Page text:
New Toyota Camry to offer diesel-level economy without diesel downsides

First look in Barcelona: Toyota Camry

Toyota Camry
Toyota Camry
Toyota Camry

A nameplate once beloved of taxi drivers when they could get a good used one, and by An Garda when they wanted something with a bit more poke, the Toyota Camry was discontinued in Europe in 2004 because the cult of diesel made it unsaleable with its petrol-only powertrain.

The Camry has remained one of Toyota’s best-selling cars, with 19m copies sold in more than 100 countries since 1987.

I drove the latest version, the eighth generation, in prototype form, this week.

The Camry will be brought back to Europe next year, and it still doesn’t have a diesel engine.

But a brand new 2.5 petrol hybrid motor is Toyota’s business case for the return, offering diesel-level economy without diesel downsides.

Many of Toyota’s European dealers have been appealing for the return so they can have a model for the space that includes the Opel Insignia Gran Sport through to the Audi A6 and Mercedes E-Class.

However, while the Camry might be one of the most successful saloons in the world outside Europe, it was perceived as being, well, a bit dull.

“Normally, a mainstream sedan is considered to be a rational choice but not particularly fun to drive,” says Masato Katsumata, chief engineer with the Toyota Motor Corporation for the new Camry’s development.

“With a younger generation of customer who is moving in an emotional direction, we reached a conclusion that there should be unprecedented change with the new car.”

The company has endeavoured to create a car that will prompt people to say “that’s too cool to be a Camry”.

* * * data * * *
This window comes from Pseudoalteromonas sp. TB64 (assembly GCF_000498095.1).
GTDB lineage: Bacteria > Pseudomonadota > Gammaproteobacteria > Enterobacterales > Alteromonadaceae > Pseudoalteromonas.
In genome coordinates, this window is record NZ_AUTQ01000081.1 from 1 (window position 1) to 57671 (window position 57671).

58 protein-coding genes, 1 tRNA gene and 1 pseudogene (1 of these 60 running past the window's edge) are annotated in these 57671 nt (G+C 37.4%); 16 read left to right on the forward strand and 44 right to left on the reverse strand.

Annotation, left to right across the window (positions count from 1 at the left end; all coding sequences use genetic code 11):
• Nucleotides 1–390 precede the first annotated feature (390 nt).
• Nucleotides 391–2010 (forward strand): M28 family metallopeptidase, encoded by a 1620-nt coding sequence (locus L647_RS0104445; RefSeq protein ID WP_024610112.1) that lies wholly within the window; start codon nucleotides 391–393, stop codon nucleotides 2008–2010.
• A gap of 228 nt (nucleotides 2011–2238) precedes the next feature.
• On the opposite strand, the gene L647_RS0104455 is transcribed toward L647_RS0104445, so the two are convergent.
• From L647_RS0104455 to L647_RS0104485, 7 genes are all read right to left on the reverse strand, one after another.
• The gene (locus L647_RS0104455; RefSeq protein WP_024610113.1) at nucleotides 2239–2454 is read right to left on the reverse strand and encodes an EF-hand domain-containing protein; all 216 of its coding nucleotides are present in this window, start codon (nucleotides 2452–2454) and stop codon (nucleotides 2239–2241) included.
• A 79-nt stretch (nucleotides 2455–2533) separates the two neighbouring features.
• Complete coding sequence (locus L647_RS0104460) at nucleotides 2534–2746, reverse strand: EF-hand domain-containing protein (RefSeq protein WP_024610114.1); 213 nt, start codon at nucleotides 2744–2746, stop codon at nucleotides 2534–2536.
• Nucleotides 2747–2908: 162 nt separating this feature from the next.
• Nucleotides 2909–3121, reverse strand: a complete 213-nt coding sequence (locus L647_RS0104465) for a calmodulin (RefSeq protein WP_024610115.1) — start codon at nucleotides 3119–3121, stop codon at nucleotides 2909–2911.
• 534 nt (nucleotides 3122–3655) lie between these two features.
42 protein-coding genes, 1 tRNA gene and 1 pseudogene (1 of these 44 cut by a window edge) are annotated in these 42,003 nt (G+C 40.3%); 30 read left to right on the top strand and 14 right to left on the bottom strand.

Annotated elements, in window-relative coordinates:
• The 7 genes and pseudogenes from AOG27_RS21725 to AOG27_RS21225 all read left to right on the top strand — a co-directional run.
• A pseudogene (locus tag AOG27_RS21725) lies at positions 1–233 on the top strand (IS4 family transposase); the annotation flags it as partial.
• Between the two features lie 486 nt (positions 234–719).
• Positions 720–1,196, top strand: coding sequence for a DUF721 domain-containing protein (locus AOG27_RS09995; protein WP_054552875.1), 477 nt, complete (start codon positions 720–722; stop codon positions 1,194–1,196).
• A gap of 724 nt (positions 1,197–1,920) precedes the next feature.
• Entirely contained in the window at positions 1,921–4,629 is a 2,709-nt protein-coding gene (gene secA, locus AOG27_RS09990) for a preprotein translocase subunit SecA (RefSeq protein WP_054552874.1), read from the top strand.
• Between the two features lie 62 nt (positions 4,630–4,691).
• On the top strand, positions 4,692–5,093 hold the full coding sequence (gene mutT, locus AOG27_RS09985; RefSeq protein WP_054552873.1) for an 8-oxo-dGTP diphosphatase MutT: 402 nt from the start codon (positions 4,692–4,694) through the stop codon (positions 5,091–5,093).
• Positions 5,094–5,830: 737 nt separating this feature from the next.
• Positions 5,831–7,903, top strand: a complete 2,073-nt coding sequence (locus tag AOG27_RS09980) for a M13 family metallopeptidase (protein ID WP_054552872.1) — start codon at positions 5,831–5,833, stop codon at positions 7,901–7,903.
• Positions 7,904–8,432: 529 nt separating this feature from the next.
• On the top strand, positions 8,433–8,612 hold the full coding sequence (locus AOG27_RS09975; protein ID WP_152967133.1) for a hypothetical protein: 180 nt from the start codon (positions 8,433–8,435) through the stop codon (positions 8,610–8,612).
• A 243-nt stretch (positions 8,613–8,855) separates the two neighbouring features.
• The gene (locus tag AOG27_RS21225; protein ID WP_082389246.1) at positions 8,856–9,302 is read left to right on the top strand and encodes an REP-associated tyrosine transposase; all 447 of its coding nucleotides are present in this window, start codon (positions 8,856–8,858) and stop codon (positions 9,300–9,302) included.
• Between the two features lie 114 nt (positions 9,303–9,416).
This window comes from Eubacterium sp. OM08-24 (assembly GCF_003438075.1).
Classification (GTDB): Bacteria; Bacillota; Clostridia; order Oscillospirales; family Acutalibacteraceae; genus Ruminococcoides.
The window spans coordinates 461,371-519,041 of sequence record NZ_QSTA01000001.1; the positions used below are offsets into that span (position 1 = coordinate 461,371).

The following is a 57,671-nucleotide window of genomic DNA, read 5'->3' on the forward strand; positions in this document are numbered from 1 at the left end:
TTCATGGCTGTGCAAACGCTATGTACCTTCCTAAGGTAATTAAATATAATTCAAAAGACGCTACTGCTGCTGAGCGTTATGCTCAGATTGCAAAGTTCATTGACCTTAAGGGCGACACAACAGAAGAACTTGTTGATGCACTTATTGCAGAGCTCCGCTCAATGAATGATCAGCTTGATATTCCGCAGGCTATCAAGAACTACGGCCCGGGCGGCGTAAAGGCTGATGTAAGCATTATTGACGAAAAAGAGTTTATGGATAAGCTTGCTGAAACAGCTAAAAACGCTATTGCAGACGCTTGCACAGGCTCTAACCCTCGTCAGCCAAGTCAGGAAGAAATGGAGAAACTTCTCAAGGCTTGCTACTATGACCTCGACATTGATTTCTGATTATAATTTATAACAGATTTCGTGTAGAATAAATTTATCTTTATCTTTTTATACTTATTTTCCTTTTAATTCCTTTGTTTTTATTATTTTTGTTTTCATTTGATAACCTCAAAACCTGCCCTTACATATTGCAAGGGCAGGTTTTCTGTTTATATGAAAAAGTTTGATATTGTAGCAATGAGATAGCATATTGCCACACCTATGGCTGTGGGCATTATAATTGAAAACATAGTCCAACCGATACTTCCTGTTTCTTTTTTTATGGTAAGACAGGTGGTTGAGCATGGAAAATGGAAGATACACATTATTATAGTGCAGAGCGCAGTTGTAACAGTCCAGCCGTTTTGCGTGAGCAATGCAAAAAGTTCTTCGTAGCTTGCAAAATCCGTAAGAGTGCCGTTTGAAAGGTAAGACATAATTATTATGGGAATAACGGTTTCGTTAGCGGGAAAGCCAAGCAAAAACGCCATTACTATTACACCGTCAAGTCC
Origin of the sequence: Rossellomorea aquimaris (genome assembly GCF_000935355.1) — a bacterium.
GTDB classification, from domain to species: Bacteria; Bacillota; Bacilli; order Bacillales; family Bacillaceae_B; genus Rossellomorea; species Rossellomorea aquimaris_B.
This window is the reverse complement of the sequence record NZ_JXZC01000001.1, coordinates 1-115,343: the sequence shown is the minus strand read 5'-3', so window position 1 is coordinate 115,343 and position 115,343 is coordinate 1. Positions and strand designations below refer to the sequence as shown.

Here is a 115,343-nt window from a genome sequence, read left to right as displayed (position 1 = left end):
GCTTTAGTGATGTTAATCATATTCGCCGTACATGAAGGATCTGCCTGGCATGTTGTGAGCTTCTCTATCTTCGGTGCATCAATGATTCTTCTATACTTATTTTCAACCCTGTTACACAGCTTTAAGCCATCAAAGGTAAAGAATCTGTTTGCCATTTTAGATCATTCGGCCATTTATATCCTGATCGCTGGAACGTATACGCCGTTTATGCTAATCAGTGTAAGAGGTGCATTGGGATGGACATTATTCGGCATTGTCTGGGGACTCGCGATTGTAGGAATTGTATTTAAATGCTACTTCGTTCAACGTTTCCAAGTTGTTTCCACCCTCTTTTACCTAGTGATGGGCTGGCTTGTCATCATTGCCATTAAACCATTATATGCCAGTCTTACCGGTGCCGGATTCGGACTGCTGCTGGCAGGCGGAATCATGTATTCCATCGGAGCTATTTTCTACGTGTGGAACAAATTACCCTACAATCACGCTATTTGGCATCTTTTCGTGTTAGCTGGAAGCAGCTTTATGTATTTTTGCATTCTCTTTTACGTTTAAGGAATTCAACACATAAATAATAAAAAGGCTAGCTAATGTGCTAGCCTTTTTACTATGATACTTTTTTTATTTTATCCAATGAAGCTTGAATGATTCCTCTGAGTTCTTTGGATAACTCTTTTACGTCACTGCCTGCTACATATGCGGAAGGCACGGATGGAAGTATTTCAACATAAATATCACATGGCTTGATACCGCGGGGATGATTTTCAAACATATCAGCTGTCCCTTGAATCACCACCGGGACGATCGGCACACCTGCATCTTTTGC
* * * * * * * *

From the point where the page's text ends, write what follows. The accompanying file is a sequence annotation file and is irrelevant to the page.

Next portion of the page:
Using the new platform introduced with the current Prius and underpinning the popular C-HR crossover, Toyota has produced an executive car with a low, edgy styling and a spacious interior that rivals prime European competitors such as the Skoda Superb.

With the placement of the hybrid battery under the rear seat, and a realignment of other components thanks to the new architecture, the car’s centre of gravity is lower.

Add in a rigid base structure and the new Camry deals with twists, turns and awkward cambers more like a sports car than the large saloon that it is.

The engine is the first of a new generation, a 2.5 inline 4cyl with more power and better economy.

I had a full afternoon with the car in a mix of roads near Barcelona on Monday, some of them challenging to a large vehicle like the Camry.

In an uncannily quiet tramp through the hills, I experienced the ride and handling that had been promised.

The set-up of the hybrid system also provided ample acceleration when a fast response was needed.

See for yourself when the car gets here at the end of 2019.

Indo Motoring

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